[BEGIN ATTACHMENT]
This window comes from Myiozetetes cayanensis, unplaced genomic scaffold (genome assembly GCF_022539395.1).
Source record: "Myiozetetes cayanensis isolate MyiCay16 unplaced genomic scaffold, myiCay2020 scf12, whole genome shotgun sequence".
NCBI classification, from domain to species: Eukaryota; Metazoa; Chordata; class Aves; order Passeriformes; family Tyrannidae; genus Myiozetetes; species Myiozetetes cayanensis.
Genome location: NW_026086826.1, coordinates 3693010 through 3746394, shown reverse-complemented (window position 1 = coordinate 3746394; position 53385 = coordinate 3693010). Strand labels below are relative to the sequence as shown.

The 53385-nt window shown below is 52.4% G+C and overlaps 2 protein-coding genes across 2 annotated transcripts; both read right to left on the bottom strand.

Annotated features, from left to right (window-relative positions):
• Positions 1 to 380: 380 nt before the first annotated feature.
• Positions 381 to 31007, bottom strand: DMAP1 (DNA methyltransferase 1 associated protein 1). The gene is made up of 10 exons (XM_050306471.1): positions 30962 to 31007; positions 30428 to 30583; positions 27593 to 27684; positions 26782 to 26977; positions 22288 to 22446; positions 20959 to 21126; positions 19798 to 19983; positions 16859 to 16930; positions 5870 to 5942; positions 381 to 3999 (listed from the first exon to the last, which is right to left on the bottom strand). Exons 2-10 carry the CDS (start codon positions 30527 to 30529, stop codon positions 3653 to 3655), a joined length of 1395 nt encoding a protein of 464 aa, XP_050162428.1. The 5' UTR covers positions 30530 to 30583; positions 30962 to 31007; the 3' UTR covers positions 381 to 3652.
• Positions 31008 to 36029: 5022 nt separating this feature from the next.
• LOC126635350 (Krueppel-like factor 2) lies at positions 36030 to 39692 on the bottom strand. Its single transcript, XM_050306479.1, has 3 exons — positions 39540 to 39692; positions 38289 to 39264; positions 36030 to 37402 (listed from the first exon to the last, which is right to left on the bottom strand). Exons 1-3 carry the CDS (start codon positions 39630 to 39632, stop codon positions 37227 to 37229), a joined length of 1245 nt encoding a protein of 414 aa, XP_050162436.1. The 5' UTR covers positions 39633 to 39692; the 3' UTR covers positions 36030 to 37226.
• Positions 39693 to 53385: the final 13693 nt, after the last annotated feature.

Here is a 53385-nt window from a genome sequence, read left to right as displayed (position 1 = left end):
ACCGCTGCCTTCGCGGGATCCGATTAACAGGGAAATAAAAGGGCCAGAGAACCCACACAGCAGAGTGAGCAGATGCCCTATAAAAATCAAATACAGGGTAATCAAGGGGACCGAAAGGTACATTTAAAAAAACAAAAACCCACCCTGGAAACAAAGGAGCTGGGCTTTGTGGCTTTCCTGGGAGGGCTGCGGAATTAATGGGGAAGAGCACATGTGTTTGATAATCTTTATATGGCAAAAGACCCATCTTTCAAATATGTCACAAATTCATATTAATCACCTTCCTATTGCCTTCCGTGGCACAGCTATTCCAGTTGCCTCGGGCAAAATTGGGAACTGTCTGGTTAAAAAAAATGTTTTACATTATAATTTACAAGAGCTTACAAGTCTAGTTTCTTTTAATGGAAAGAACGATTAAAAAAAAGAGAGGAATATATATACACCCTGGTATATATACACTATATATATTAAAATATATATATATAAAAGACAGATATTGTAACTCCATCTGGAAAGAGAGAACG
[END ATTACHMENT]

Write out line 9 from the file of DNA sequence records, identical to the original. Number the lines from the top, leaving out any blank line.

• Positions 31008 to 36029: 5022 nt separating this feature from the next.